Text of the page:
Adventures in Neuropathy

A New Media Challenge

On June 11, 2013, the boundaries of new media history were once again advanced. Working steadily for the prior three months, my research and writing had produced three first drafts, ready to be edited and formatted into three more essays/chapters to be included in the Petticoat Rebellion. Then, literally, out of the blue, appeared one of the four Horsemen of the Apocalypse. Pestilence struck me down in mid-stride. It attacked under the name of Guillian-Barrè Syndrome, a rare disease marked  by progressive weakness in the legs and numbness and loss of feeling in the hands and feet.

At first, I did not realize the extent of the problem. After a few days, the neuropathy (numbness and loss of feeling and hands and feet) did not go away. Getting worse nanometer by nanometer, I soon lost the ability to type or to use the computer mouse. Not able to stand for any length of time or to make change at a cash register, this also precluded my ability to attend to my part-time job. What is a new-media historian supposed to do?!

Upon reflection, I figured that if Stephen Hawking could do it so could I. Luckily, modern computer technology, even in a modest system such as I use, could be adapted to voice control. After mucking around for a day or two with the system settings, I managed to get a reasonable facsimile of a voice controlled computer system. The result is what you are reading now.

In spite of my reduced productivity, I have been able to complete the second draft of the first story (about an alligator) to be included in the Petticoat Rebellion. Advances have also been made on the hunting essay and the smuggling essay. So while Messrs. Guillian and Barrè have arranged for a severely reduced output for the summer of 2013, being a new-media historian has actually moved the story forward where I couldn’t have done so before.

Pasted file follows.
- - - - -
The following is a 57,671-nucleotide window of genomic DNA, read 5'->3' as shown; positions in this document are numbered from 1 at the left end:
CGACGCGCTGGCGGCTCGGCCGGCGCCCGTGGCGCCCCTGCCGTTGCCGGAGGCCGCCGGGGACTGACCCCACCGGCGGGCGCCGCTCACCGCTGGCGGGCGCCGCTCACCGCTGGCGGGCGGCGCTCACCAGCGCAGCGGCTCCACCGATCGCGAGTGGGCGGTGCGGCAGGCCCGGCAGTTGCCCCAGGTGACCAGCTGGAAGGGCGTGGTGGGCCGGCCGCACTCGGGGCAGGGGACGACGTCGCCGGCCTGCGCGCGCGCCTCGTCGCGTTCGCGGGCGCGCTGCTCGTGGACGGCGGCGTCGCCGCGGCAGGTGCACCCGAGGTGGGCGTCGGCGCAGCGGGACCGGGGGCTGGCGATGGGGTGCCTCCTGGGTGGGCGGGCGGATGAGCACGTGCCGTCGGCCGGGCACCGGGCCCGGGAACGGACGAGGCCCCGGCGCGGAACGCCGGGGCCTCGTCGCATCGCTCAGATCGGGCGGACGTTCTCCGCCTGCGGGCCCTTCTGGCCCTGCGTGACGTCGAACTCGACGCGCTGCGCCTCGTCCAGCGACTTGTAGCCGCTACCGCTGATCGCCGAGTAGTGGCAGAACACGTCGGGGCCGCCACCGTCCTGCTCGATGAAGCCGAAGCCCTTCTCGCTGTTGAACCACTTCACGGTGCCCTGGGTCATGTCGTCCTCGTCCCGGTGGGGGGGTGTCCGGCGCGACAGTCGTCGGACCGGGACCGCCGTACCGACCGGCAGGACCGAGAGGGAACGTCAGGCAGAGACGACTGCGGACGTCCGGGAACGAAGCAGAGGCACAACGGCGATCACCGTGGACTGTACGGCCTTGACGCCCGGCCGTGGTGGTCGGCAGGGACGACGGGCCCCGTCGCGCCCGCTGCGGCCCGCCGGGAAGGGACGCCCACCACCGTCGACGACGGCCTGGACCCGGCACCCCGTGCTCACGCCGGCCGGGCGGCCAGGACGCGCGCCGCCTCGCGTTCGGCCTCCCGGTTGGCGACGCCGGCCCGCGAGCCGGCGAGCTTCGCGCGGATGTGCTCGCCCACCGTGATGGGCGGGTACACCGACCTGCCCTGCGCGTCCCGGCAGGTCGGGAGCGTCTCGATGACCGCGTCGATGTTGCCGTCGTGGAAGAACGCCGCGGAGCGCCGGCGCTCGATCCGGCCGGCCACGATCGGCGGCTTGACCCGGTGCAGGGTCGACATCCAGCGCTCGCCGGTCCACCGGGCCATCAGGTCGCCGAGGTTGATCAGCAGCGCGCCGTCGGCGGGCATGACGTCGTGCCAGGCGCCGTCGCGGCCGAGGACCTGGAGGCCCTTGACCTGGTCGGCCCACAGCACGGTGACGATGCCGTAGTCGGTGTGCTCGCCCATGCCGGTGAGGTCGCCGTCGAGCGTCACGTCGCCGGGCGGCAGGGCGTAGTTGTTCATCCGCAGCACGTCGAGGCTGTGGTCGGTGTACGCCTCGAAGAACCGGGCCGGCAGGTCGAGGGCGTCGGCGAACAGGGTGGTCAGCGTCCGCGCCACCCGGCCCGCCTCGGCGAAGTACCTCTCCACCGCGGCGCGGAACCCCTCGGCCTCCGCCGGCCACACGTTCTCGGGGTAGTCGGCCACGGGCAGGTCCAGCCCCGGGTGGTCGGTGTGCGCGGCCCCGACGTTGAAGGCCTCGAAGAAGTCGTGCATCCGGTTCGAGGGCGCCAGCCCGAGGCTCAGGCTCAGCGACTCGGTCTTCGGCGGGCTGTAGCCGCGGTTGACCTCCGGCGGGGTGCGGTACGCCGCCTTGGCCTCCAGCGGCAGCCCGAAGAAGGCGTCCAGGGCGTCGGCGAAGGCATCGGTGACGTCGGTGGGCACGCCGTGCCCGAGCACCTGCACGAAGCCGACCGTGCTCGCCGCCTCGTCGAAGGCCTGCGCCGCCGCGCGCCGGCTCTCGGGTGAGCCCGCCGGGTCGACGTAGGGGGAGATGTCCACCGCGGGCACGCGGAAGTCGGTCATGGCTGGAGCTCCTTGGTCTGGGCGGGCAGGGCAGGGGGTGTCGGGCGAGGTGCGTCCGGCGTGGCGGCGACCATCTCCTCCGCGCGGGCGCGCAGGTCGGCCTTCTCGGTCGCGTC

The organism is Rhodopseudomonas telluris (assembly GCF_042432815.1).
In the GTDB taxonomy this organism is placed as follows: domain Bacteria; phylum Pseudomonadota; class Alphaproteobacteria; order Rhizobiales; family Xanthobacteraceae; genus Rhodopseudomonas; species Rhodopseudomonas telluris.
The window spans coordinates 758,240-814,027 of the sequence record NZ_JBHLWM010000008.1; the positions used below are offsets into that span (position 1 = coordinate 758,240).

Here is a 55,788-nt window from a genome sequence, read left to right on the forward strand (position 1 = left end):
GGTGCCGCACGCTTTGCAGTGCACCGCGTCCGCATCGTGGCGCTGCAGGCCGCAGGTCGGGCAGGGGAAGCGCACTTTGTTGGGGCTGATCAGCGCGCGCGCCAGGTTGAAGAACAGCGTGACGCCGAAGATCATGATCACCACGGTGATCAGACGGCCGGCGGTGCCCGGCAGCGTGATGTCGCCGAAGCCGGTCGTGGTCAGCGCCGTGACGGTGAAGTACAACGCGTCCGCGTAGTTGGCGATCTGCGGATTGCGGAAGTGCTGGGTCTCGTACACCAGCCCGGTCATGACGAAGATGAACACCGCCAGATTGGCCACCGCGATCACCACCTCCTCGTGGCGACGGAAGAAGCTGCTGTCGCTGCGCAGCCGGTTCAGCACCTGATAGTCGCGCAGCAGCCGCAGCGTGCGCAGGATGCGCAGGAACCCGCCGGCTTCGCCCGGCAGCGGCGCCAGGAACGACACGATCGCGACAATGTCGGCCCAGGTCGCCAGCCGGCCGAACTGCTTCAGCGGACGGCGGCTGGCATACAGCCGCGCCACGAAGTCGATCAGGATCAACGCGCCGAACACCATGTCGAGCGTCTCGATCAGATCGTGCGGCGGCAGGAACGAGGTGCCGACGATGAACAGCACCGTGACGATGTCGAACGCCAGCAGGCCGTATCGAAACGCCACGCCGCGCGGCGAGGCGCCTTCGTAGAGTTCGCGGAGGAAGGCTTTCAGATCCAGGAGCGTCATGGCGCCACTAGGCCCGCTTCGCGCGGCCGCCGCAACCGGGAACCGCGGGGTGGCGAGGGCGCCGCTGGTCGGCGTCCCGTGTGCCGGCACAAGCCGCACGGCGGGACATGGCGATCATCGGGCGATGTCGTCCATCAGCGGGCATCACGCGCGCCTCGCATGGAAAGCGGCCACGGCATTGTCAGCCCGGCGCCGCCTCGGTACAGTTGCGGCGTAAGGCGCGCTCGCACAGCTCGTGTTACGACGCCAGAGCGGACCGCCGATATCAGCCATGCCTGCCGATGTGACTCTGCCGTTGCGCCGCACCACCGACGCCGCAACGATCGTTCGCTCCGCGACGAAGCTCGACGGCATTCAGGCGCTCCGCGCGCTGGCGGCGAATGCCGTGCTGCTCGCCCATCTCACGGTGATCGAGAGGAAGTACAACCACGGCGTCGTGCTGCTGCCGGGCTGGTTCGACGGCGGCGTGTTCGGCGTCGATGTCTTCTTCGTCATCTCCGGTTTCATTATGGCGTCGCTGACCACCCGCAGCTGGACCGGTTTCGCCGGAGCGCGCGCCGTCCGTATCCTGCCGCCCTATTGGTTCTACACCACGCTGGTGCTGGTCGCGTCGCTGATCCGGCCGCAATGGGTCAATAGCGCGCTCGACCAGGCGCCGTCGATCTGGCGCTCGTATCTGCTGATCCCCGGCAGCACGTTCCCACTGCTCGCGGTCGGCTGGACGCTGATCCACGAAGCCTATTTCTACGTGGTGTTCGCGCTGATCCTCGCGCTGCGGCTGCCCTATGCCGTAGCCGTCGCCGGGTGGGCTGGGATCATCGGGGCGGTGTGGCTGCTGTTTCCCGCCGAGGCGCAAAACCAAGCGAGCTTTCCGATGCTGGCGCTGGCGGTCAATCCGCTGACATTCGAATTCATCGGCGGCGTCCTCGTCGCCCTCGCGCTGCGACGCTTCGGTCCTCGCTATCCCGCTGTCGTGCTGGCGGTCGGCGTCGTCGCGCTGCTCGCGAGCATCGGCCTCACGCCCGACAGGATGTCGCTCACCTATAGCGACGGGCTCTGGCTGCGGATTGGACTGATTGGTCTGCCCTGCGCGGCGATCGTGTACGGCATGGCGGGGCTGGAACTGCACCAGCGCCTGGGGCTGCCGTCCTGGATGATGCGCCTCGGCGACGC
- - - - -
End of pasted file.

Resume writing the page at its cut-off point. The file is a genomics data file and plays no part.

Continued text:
By the way, the doctors tell me that after treatment the disease is gone or under control, but the neuropathy will remain for at least a year. Despite the extended prognosis, I am already able to walk without assistance (mostly). I have also regained the use of my index fingers and my thumbs again. It’s nice to be able to push a button once more.

So, keep reading and keep in touch. My goal is still that Part One of the Petticoat Rebellion will be done and distributed by the end of the year.

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About Jerry Laiche

Jon (Jerry) Laiche, B.A., M.A. is a  working historian, writer, and co-author of “1718: The Petticoat Rebellion Cookbook.”  He is a twenty-year veteran teacher and scholar, having taught courses in Louisiana, American, and World History, and is a member of the Historic New Orleans Collection. In addition to his background as an historian, he has taught Religion in the High Schools of the Archdiocese of New Orleans and was adjunct professor of Computer Ethics and Internet Technology at Tulane University.  In addition to his academic duties, Jerry has served his schools as a technology coordinator, network administrator, librarian, and Internet guru.  During his teaching tenure, Jerry also was the recipient of two grants from the Louisiana Endowment for the Humanities.  The grants enabled his school to establish the first High School Women’s Studies program in New Orleans.  He was the founding Director of the Archdiocesan Teacher Learning Center (Computers in the Classroom).  For three years, he owned and operated “The Philosopher’s Stone” a bookstore on the Northshore specializing in rare and antiquarian volumes.  With his smart and beautiful wife, Beth, he currently coordinates the “1718 Project” to commemorate the 2018 New Orleans Tri-Centennial.  He and his life partner currently live at Beltane Grove, one acre and a cottage, 30 miles north of New Orleans’ Lake Pontchartrain. (Rev. Samhain: Oct. 31, 2018) Home Office: (985) 795-2372 Primum est Edare, diendi Philosophari